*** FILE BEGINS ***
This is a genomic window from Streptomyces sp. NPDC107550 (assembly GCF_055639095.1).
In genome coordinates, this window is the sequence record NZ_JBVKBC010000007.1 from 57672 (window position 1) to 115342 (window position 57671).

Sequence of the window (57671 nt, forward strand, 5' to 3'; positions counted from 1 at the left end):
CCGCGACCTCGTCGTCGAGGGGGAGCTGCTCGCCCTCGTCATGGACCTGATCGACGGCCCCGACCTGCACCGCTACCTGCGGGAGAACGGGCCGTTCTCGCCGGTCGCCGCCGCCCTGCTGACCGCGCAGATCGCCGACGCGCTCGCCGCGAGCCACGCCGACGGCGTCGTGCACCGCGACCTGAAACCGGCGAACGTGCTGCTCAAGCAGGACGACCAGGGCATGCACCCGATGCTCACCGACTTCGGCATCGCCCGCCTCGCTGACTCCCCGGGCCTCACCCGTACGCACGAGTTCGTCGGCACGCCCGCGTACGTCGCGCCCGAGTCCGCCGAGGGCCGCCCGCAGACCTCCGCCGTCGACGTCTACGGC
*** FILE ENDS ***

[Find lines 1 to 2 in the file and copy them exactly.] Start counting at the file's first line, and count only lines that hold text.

This is a genomic window from Streptomyces sp. NPDC107550 (assembly GCF_055639095.1).
In genome coordinates, this window is the sequence record NZ_JBVKBC010000007.1 from 57672 (window position 1) to 115342 (window position 57671).